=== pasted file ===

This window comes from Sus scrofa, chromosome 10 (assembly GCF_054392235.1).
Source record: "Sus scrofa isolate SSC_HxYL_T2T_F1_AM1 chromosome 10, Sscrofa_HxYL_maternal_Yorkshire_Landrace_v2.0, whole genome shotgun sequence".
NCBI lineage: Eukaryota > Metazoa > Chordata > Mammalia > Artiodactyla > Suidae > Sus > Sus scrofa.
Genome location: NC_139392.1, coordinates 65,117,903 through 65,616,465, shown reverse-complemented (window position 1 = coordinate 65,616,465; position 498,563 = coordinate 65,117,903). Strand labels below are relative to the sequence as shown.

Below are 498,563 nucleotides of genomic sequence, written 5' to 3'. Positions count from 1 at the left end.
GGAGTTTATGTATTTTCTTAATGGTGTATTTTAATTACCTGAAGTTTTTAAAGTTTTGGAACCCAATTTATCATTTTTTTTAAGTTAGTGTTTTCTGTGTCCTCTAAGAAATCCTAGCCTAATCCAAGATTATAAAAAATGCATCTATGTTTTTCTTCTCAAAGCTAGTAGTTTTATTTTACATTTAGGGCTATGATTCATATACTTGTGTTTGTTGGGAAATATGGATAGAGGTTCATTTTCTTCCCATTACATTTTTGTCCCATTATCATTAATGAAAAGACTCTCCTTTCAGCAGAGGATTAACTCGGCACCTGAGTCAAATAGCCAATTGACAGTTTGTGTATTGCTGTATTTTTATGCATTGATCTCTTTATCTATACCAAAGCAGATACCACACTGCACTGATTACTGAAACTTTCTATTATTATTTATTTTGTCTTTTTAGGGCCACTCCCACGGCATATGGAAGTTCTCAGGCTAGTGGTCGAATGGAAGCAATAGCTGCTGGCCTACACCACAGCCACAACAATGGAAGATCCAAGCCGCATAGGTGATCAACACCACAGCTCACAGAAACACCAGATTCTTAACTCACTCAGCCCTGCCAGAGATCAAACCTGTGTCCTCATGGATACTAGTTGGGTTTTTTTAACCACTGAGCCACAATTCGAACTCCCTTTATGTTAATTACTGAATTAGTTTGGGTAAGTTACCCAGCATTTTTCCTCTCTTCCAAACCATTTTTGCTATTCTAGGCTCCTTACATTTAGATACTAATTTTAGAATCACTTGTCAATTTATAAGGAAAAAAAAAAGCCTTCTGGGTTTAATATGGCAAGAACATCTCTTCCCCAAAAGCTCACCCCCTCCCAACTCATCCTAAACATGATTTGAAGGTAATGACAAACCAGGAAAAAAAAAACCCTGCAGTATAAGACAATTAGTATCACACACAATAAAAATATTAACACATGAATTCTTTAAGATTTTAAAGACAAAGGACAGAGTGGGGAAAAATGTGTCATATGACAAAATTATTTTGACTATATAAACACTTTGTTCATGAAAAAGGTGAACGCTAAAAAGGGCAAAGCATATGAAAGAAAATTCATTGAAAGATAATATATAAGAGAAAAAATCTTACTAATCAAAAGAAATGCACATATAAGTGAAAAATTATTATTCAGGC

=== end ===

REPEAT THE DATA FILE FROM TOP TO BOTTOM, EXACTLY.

This window comes from Sus scrofa, chromosome 10 (assembly GCF_054392235.1).
Source record: "Sus scrofa isolate SSC_HxYL_T2T_F1_AM1 chromosome 10, Sscrofa_HxYL_maternal_Yorkshire_Landrace_v2.0, whole genome shotgun sequence".
NCBI lineage: Eukaryota > Metazoa > Chordata > Mammalia > Artiodactyla > Suidae > Sus > Sus scrofa.
Genome location: NC_139392.1, coordinates 65,117,903 through 65,616,465, shown reverse-complemented (window position 1 = coordinate 65,616,465; position 498,563 = coordinate 65,117,903). Strand labels below are relative to the sequence as shown.

Below are 498,563 nucleotides of genomic sequence, written 5' to 3'. Positions count from 1 at the left end.
GGAGTTTATGTATTTTCTTAATGGTGTATTTTAATTACCTGAAGTTTTTAAAGTTTTGGAACCCAATTTATCATTTTTTTTAAGTTAGTGTTTTCTGTGTCCTCTAAGAAATCCTAGCCTAATCCAAGATTATAAAAAATGCATCTATGTTTTTCTTCTCAAAGCTAGTAGTTTTATTTTACATTTAGGGCTATGATTCATATACTTGTGTTTGTTGGGAAATATGGATAGAGGTTCATTTTCTTCCCATTACATTTTTGTCCCATTATCATTAATGAAAAGACTCTCCTTTCAGCAGAGGATTAACTCGGCACCTGAGTCAAATAGCCAATTGACAGTTTGTGTATTGCTGTATTTTTATGCATTGATCTCTTTATCTATACCAAAGCAGATACCACACTGCACTGATTACTGAAACTTTCTATTATTATTTATTTTGTCTTTTTAGGGCCACTCCCACGGCATATGGAAGTTCTCAGGCTAGTGGTCGAATGGAAGCAATAGCTGCTGGCCTACACCACAGCCACAACAATGGAAGATCCAAGCCGCATAGGTGATCAACACCACAGCTCACAGAAACACCAGATTCTTAACTCACTCAGCCCTGCCAGAGATCAAACCTGTGTCCTCATGGATACTAGTTGGGTTTTTTTAACCACTGAGCCACAATTCGAACTCCCTTTATGTTAATTACTGAATTAGTTTGGGTAAGTTACCCAGCATTTTTCCTCTCTTCCAAACCATTTTTGCTATTCTAGGCTCCTTACATTTAGATACTAATTTTAGAATCACTTGTCAATTTATAAGGAAAAAAAAAAGCCTTCTGGGTTTAATATGGCAAGAACATCTCTTCCCCAAAAGCTCACCCCCTCCCAACTCATCCTAAACATGATTTGAAGGTAATGACAAACCAGGAAAAAAAAAACCCTGCAGTATAAGACAATTAGTATCACACACAATAAAAATATTAACACATGAATTCTTTAAGATTTTAAAGACAAAGGACAGAGTGGGGAAAAATGTGTCATATGACAAAATTATTTTGACTATATAAACACTTTGTTCATGAAAAAGGTGAACGCTAAAAAGGGCAAAGCATATGAAAGAAAATTCATTGAAAGATAATATATAAGAGAAAAAATCTTACTAATCAAAAGAAATGCACATATAAGTGAAAAATTATTATTCAGGC